What does the brain know about orthography?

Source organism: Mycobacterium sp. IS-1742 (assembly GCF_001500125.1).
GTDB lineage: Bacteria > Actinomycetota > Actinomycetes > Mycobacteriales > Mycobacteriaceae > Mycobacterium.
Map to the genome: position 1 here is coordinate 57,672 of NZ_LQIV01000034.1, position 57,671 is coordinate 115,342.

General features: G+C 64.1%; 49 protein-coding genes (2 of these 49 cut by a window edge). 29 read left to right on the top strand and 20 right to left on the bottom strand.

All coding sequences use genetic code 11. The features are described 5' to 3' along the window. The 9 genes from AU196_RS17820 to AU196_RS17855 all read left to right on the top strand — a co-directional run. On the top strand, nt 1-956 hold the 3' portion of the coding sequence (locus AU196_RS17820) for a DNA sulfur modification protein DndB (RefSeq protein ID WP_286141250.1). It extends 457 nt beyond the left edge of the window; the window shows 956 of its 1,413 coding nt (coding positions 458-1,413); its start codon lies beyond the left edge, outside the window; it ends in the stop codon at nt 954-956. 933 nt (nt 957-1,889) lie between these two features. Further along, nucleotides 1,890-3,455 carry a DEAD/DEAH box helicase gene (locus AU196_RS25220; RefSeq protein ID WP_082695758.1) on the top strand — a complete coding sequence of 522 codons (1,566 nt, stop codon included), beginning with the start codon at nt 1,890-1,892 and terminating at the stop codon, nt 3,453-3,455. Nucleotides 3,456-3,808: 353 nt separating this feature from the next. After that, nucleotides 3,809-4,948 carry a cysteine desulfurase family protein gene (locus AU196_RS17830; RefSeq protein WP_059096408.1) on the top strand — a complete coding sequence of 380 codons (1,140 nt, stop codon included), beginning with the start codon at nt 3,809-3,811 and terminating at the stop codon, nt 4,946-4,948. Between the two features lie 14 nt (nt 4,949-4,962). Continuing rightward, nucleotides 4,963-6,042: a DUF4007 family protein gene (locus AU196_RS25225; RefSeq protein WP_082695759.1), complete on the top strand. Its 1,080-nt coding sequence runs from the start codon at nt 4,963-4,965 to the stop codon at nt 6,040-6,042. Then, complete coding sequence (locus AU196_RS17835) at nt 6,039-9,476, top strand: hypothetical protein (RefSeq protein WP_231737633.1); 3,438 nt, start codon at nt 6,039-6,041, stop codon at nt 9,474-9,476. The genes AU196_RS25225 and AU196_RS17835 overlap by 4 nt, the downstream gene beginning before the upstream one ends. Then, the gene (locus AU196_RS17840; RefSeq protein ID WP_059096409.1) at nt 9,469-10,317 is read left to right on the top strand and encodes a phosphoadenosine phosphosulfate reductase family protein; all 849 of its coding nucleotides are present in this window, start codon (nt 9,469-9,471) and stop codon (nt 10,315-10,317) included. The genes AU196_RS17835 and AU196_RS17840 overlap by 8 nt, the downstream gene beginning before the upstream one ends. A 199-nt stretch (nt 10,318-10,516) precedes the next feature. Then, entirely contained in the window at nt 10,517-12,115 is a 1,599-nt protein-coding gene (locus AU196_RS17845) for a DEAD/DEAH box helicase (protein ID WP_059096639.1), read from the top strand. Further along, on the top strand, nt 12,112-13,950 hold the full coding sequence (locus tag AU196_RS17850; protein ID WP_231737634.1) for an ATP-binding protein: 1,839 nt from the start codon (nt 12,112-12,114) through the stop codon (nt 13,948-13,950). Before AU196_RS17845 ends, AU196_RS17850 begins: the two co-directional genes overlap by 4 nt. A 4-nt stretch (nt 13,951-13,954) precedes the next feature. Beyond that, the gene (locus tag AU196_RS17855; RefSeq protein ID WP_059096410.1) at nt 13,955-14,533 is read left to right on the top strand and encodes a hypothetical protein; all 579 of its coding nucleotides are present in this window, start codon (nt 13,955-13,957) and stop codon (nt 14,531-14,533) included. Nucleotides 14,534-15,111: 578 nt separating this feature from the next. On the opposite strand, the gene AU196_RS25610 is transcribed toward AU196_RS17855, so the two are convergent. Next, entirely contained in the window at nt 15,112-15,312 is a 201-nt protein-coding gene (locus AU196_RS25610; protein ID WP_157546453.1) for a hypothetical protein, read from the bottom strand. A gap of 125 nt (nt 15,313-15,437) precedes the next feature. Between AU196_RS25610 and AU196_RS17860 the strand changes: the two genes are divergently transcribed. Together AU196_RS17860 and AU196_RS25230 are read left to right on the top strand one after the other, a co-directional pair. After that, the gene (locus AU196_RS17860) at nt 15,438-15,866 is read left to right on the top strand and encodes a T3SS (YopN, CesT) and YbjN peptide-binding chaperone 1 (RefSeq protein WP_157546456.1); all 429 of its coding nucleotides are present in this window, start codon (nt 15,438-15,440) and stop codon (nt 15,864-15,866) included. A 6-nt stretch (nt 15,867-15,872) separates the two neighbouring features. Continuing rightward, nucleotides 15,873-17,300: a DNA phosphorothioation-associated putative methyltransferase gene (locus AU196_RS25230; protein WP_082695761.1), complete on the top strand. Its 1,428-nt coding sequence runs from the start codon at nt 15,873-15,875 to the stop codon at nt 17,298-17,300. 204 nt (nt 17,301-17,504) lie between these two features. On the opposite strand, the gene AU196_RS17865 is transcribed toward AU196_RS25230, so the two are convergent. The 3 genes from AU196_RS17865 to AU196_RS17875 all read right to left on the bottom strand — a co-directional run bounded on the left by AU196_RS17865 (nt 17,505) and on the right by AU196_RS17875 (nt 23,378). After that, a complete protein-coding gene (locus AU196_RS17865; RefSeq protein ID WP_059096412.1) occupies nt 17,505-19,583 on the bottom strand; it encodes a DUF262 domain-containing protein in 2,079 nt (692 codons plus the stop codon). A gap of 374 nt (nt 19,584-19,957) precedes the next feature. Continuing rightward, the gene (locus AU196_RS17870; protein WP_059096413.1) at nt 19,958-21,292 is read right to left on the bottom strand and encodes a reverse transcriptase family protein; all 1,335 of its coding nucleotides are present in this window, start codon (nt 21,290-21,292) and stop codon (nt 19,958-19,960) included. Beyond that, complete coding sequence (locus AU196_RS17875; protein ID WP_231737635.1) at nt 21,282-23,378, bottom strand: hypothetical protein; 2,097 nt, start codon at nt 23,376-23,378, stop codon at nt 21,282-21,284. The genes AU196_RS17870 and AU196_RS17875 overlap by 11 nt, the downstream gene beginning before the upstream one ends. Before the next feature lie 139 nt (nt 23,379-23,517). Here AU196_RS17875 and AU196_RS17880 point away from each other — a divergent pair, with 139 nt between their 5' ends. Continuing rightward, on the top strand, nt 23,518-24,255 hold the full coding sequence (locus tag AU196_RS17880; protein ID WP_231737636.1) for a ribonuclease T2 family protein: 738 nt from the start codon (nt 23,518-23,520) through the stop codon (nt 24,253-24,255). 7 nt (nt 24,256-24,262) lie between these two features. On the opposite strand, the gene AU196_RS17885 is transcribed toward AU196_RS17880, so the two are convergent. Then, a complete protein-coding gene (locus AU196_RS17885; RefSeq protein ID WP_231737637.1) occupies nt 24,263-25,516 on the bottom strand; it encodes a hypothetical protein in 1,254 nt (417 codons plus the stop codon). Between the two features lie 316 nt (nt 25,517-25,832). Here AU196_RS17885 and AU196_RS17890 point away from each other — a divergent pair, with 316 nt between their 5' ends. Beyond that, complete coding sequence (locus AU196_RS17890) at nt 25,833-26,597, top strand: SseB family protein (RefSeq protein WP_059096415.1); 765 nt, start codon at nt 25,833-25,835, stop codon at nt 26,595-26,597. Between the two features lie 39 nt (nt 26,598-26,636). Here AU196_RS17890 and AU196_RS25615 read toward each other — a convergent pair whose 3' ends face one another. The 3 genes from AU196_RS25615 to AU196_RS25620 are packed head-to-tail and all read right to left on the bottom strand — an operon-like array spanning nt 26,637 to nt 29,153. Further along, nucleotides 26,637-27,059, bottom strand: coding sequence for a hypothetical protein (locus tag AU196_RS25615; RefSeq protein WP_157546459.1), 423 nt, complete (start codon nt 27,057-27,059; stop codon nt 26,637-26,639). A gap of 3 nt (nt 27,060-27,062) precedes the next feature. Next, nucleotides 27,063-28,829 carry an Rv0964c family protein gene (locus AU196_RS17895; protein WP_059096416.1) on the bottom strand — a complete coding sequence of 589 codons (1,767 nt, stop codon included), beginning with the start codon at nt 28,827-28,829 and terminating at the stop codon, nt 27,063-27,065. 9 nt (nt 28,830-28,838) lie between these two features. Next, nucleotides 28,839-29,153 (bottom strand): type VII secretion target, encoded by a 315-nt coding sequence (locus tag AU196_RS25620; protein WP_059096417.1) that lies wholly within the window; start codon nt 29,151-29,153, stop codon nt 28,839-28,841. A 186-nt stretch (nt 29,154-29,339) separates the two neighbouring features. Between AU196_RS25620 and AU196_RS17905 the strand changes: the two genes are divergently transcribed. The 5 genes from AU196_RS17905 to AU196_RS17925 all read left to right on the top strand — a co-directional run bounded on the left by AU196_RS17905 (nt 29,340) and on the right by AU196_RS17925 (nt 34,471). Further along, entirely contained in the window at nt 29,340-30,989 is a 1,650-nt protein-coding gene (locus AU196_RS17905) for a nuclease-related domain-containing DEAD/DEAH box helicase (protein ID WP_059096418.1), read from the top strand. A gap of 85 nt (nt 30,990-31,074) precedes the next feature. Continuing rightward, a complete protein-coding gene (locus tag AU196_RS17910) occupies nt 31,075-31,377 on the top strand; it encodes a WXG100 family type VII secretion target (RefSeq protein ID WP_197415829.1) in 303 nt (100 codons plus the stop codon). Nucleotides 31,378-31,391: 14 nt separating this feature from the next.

The word “orthography” comes form the Greek roots orthós (correct) and gráphein (to write) and refers to the visual codes that represent a particular language. By definition, these representations are specific to written language and consequently, in models of reading, orthography constitutes the input to the system. To what extent, though, is orthography reified in the brain? One possibility is that the “visual word form area” located in the ventral occipito-temporal cortex (vOT) contains orthographic engrams in the form of either lexical or pre-lexical representations. Alternately, vOT may integrate visuospatial features abstracted from visual inputs with higher level associations such as the sound and meaning of the stimulus. By this account, specialization for orthography emerges from regional interactions without assuming that vOT is selectively tuned to orthographic features. In this talk, I will present functional neuroimaging and transcranial magnetic stimulation studies that test orthographic engram hypotheses and demonstrate that both pre-lexical and lexical accounts are incompatible with the neurophysiological evidence. In addition, the findings call into question the notion that a single brain region is sufficient to represent orthographic information and thus acts as the input to the reading system. I then consider a predictive coding account of vOT functioning that explains a wide range of data from both reading and non-reading studies. I conclude that orthography per se does not exist at the neuronal level but rather is best considered a useful functional abstraction.